DV Info Net

DV Info Net (https://www.dvinfo.net/forum/)
-   Adobe Creative Suite (https://www.dvinfo.net/forum/adobe-creative-suite/)
-   -   Zoom and Pan Photos (https://www.dvinfo.net/forum/adobe-creative-suite/468035-zoom-pan-photos.html)

Brian Barkley November 19th, 2009 11:08 AM

Zoom and Pan Photos
 
What is the best program to make moves on photos, Premiere Pro or Photoshop, or what?
If Photoshop, then how do you do it?

Jeff Pulera November 19th, 2009 12:06 PM

There are many specialized programs and plug-ins out there just for zooming and panning in photo montages, but it is also easy enough in Premiere. Start out with a still image that is larger than the video frame, to maintain quality. If you start at 720x480 (SD image), then zoom in, it will pixelate - you need the extra pixels.

How big should still be then? Depends how far you need to zoom in. If image is too large, it may slow rendering or bog system when using a lot of images. 2x is a good start, so around 1500 pixels will give you room to play. If zooming in a lot, like picking a face out of a crowd, then higher resolution stills will benefit more.

Just make sure when you have your still on the timeline that "scale to frame" is NOT checked (right-click clip to see). You need to start at maximum resolution. Use the "Adobe Motion" effect to animate. Use keyframes for Scale and Position.

Some high-res images with "too much detail" will shimmer or flicker when scaled. In Photoshop, just add 0.2 of Gaussian Blur, works wonders for smooth moves in Premiere.

Jeff Pulera
Safe Harbor Computers

Tripp Woelfel November 22nd, 2009 08:21 AM

I've done a number of these going back donkey's years with mixed results. Shimmering edge details were the recurring problem on panning and zooming. Applying a blur to the images can help mitigate the problem but at the expense of the overall image clarity.

Flash forward to this fall and a historical documentary I did that used a lot of very high quality black and white images. Knowing of this "shimmering" issue and being a bit smarter now I wondered if rendering it out progressive instead of interlaced would reduce the problem. It actually eliminated the shimmering completely.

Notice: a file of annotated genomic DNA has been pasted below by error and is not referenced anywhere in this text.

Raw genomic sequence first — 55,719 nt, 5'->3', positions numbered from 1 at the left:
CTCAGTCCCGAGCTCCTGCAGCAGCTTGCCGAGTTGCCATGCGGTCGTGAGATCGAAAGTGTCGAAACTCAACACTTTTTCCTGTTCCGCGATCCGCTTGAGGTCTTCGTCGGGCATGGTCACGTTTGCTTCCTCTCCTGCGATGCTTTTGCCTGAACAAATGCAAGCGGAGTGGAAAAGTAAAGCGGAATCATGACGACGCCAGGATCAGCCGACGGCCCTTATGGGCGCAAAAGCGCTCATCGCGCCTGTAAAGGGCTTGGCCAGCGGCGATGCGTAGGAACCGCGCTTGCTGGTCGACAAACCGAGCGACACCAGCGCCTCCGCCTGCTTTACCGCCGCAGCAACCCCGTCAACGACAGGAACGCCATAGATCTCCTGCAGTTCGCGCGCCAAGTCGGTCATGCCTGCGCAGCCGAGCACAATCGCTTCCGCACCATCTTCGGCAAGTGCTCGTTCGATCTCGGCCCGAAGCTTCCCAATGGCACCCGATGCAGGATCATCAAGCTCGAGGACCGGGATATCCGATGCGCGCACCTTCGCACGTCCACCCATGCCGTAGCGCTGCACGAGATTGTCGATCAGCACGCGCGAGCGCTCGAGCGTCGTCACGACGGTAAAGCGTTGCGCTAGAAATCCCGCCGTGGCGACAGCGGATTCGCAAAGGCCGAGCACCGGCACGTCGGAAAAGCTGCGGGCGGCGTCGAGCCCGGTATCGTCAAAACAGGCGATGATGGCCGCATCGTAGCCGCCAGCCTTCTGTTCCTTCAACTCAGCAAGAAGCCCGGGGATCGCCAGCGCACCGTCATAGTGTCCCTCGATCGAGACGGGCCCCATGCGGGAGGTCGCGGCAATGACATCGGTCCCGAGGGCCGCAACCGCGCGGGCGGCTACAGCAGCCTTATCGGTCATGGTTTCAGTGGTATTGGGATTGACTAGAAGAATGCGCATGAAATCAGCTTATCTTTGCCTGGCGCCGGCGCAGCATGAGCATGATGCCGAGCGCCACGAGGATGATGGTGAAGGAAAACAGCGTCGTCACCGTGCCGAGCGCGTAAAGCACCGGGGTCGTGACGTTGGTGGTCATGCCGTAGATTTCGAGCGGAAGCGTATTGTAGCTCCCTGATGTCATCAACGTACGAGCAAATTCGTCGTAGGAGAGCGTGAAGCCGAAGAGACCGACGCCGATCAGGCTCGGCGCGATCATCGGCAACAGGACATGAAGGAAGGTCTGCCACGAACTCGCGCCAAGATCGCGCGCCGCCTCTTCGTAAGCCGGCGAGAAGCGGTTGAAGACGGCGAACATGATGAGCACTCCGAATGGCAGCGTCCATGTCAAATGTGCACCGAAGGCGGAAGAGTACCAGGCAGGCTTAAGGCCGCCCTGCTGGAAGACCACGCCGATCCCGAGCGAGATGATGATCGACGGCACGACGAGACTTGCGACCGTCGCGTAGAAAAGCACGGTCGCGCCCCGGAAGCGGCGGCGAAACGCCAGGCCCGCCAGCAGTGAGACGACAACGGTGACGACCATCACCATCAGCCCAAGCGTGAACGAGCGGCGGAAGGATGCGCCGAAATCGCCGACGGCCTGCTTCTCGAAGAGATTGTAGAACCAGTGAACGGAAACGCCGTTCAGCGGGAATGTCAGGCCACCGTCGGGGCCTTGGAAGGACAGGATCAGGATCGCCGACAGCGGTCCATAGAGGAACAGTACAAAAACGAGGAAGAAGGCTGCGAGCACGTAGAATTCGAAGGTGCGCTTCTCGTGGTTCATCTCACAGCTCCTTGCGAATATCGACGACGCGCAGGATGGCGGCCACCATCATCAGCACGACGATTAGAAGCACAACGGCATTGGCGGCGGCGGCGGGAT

Now, I have a problem with this as a solution as the doco was composed of four sections, each rendered out separately as four separate titles on disk. Two were rendered progressive and the other two, being mostly live action but including stills were rendered interlaced. None of the four sections have any shimmering on the stills. This makes me question whether progressive versus interlaced is the best option.

Also, what I don't know about how DVDs work would be bigger than, oh... the health care bill, so there could be other variables at play here like if one title is progressive does the authoring software treat them all that way? I don't know.

You might want to do some tests rendering to DVD to see which works best for you.

Ervin Farkas November 23rd, 2009 12:26 PM

You can do it in PPro but it will be awfully slow.

If you can drop a few hundred $$ on this project, purchase Imaginate from Canopus - by far the fastest software I tried, and pin-sharp resulting video in lots of formats as needed.

http://desktop.grassvalley.com/produ...nate/index.php

Milutin Labudovic November 23rd, 2009 01:50 PM

1 Attachment(s)
Quote:

Originally Posted by Brian Barkley (Post 1449636)
What is the best program to make moves on photos, Premiere Pro or Photoshop, or what?
If Photoshop, then how do you do it?

corel video studio pro is realy a walk in the park for zooming and panning + some other things. 2 mouse clicks.

Video-editing software ? Corel VideoStudio Pro X2

many predefined + easy to make custom path for pan and zoom


All times are GMT -6. The time now is 01:43 AM.

DV Info Net -- Real Names, Real People, Real Info!
1998-2021 The Digital Video Information Network